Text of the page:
Priority Research Area Chronic Lung Diseases

Immunology and Cell Biology

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Leibniz-Gemeinschaft "ImmunoPROteasomes in LUNG health and disease"

In this project, we explore the possibility that the inducible nature of the immunoproteasome is exploited by the cell to enable dynamic adaptation of 20S proteasome function as part of an evolutionary conserved immune and stress response. This concept proposes a broad role for the immunoproteasome in immune and stress signaling, which we will systematically explore. In particular, we aim to understand whether standard, immuno- and the various types of mixed proteasomes have distinct functions e.g. by localizing to distinct cell types or subcellular sites, degrading different substrates, or by interacting with defined proteasome regulators. Solving these questions is key for a detailed understanding of the function of immuno-proteasomes in health and disease. It will pave the way for validation of the immunoproteasome as a therapeutic target allowing specific inhibition of single or multiple immunoproteasome subunits in disease with novel specific immunoproteasome inhibitors that are currently being developed.





Lung cancer is a deadly disease with a median survival rate of only 5 years. Despite some progress in the treatment of lung tumors, new and innovative therapies are urgently needed. Current inhibitors of the proteasome, the main protein degradation system of the cell, block the activity of all proteasome complexes in all cells thereby causing broad cytotoxicity. Targeting of specific proteasome complexes provides selective inhibition and reduces unwanted side-effects. We here aim to target the alternative proteasome activator PA200. PA200 is upregulated in lung tumors correlating with worsened patient survival and suggesting a potential role in lung cancer progression. In this project, we investigate the cellular function of PA200 in lung cancer cells in detail to first validate it as a therapeutic target and then identify targeted inhibitory agents by high-throughput drug screening approaches. Selective PA200-inhibitory compounds will be validated in detail in cells, animal models and lung tumors from patients.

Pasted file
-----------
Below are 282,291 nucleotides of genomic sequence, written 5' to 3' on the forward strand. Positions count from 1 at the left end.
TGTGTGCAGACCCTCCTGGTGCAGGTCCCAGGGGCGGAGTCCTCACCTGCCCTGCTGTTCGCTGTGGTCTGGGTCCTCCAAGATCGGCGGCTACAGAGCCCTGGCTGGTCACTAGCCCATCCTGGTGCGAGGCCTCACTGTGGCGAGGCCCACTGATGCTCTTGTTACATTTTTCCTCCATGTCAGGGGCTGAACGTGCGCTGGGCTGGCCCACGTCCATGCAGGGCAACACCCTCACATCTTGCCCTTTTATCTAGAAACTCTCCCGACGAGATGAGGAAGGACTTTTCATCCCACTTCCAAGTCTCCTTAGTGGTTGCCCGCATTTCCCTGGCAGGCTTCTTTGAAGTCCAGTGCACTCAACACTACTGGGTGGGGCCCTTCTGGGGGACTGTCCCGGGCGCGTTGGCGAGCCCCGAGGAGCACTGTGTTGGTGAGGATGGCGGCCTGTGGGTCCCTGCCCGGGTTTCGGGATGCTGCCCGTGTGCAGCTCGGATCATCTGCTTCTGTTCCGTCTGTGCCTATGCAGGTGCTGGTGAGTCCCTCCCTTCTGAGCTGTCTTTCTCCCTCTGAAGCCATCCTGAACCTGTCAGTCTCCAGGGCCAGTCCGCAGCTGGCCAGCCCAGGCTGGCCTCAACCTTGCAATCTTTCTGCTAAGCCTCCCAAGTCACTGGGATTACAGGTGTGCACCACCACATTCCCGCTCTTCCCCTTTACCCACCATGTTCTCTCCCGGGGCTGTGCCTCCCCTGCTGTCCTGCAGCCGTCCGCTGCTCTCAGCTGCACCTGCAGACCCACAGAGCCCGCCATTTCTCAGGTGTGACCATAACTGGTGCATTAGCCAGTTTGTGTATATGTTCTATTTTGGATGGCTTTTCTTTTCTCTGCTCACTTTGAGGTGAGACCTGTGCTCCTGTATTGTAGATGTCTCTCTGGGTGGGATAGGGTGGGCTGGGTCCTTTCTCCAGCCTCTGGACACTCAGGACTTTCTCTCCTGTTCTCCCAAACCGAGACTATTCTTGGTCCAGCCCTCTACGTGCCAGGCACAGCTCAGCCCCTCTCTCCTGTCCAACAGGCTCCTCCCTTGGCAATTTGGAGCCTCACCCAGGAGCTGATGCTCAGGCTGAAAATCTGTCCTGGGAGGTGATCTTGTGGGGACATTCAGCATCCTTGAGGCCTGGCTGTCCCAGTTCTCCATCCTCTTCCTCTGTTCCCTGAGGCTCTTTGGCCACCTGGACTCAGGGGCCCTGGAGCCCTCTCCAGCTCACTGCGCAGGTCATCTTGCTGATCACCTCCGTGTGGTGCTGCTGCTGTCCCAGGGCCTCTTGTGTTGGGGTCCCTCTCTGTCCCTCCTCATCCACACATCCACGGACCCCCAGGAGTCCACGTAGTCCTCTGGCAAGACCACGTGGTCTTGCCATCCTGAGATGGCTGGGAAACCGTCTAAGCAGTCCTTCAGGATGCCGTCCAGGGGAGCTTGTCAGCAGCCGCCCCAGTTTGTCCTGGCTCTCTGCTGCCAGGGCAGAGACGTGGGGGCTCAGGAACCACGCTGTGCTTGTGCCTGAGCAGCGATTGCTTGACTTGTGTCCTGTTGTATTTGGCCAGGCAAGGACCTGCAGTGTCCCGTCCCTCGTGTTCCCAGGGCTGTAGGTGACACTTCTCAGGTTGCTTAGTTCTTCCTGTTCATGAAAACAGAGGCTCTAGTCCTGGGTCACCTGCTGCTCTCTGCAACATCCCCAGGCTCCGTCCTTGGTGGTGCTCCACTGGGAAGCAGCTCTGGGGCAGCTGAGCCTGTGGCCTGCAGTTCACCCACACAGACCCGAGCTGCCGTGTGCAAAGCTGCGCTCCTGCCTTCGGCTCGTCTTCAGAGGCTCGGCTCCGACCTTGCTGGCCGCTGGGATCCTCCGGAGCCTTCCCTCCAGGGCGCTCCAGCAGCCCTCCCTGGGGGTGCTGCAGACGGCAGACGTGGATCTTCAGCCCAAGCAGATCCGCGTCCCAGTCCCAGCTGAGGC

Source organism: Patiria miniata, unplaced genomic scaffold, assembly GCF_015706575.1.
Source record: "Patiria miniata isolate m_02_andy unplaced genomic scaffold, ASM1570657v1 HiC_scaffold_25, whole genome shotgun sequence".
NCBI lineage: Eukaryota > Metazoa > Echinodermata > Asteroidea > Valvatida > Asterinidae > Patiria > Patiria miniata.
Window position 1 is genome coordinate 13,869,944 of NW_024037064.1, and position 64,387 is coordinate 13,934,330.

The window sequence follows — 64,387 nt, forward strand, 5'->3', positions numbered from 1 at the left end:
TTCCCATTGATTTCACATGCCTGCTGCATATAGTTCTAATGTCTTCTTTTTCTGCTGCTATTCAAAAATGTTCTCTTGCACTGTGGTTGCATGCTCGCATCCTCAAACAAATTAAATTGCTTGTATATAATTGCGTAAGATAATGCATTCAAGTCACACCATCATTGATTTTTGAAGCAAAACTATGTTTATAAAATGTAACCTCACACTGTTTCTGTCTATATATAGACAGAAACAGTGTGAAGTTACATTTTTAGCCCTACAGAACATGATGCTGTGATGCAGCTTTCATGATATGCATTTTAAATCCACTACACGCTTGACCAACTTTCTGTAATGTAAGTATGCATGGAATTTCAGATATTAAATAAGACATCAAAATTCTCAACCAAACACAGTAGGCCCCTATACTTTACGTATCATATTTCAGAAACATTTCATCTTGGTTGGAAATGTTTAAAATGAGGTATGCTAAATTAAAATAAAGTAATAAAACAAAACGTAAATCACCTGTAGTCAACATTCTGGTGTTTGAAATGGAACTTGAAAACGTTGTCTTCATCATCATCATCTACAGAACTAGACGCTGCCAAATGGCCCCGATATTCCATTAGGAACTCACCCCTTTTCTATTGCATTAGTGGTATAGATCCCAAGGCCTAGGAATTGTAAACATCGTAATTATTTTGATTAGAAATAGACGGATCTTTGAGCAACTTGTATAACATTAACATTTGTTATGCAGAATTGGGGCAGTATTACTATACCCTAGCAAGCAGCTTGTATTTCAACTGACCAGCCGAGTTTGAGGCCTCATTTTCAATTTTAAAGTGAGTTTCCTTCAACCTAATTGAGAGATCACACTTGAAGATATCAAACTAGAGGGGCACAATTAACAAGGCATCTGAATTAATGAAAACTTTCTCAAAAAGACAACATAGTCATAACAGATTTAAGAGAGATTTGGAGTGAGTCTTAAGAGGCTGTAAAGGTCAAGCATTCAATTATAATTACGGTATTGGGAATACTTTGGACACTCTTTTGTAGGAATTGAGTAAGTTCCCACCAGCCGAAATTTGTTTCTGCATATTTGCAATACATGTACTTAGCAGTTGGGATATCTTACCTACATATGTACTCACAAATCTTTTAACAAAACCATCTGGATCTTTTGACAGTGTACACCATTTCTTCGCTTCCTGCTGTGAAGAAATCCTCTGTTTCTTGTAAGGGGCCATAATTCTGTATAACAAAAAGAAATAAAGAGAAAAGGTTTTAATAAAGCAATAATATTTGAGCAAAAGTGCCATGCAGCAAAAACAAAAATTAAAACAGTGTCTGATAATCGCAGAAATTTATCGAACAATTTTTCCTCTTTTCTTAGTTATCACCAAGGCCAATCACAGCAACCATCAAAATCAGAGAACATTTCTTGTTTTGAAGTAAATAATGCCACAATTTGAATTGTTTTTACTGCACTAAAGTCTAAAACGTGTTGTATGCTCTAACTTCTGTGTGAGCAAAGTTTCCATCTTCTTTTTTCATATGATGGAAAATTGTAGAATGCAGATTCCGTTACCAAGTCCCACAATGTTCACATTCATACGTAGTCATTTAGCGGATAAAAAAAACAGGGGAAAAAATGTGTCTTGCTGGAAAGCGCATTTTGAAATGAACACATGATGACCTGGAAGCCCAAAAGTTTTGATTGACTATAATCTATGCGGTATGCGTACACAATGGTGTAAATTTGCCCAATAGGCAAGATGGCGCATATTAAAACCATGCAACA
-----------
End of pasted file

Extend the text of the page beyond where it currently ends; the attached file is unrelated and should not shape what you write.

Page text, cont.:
DFG/ANR: The role of the proteasome activator PA200 in myofibroblast differentiation and fibrosis of the lung

Idiopathic pulmonary fibrosis (IPF) is a fatal lung disease with no effective therapies beyond lung transplantation. The pathogenesis of IPF involves aberrant wound healing in response to continuous or repeated damage of the alveolar epithelium and subsequent activation of myofibroblasts. These activated myofibroblasts are key drivers for fibrosis as they produce excessive extracellular matrix proteins which deposition then contributes to impaired lung function and finally death in IPF patients. Dysregulation of the proteasome system – a central gatekeeper of protein homeostasis - is emerging as a novel pathomechanism for IPF. While application of catalytic proteasome inhibitors is hampered due to their toxic side effects, proteasome function might be modulated more specifically by interference with defined proteasome complexes. In this project, we explore the role and regulation of the alternative proteasome complexes containing the proteasome activator PA200, which we have previously identified as a negative regulator of myofibroblast differentiation (Welk et al., Scientific Reports 2019).